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Anagārika Dharmapala’s Anti-Colonial Mission

Kamal Wickremasinghe, in Island, 19 September 2018, with this title “Anagarika Dharmapala needs no rescuing” … reproduced here with highlights by The Editor, Thuppahi

Social scientific study, for better or for worse, is the only available method of gaining insights into social structures including aspects of social organisation, governance and rituals, as an aid to solving problems in social relations. Social science, however, often yields erroneous results originating from prejudices associated with the frame of embedded cultural assumptions within which evaluations take place.

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Filed under accountability, British colonialism, British imperialism, Buddhism, cultural transmission, disparagement, heritage, historical interpretation, Indian traditions, life stories, nationalism, patriotism, pilgrimages, politIcal discourse, self-reflexivity, sri lankan society, unusual people, world events & processes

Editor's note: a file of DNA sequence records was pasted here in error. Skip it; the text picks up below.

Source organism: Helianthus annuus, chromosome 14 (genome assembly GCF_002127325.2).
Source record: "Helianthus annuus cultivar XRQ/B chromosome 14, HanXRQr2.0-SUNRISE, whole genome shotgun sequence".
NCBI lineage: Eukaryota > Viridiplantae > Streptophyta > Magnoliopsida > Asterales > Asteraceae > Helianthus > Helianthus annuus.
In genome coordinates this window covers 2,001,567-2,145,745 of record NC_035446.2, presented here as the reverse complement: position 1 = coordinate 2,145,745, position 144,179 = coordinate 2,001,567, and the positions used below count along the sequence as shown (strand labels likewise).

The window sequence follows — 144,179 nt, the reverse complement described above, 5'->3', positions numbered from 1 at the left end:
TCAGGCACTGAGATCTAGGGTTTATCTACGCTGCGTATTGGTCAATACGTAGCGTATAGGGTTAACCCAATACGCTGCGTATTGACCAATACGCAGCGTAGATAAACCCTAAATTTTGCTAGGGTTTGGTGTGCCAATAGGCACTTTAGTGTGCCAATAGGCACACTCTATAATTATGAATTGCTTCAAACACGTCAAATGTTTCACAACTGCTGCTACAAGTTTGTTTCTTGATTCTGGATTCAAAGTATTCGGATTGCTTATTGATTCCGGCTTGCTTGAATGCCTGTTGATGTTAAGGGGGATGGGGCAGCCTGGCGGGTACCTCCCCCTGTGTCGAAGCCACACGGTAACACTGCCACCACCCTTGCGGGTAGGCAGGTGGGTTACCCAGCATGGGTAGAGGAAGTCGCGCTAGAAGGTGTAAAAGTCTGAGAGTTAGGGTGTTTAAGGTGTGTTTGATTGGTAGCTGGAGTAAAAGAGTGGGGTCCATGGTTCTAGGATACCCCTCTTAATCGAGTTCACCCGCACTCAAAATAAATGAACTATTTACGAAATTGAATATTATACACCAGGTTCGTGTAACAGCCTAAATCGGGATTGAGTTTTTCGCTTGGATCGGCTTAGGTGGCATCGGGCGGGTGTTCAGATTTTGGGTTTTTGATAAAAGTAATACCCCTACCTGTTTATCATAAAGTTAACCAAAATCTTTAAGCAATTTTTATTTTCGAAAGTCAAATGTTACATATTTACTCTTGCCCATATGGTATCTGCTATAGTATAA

A Guardian Hitler: Gotabhaya! Really!

Sasanka Perera. in Island, 25 June 2018, where the title is “Pining for Hitler”

Ven. Endaruwe Upali, Deputy Chief Priest of the Asgiriya Chapter in the Buddhist ecclesiastical order, is in the news. But it is not for his knowledge of the Dhamma or for the erudite delivery of a sermon worthy of Buddhism’s timeless appeal or for his strict adherence to vinaya, the set of disciplinary rules, which is expected to embellish the moral and ethical character of the Buddhist clergy. In fact, he is in the news for all the wrong reasons.

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Lanka’s China Policy and the ‘Waves’ in the Indian Ocean

Palitha Kohona, in The Island, mid-May 2018, where the title reads  “China, India and the Indian Ocean:Sri Lanka’s Foreign Policy Challenges,”

bassador and Permanent Representative of Sri Lanka to the United Nations; Former Foreign Secretary.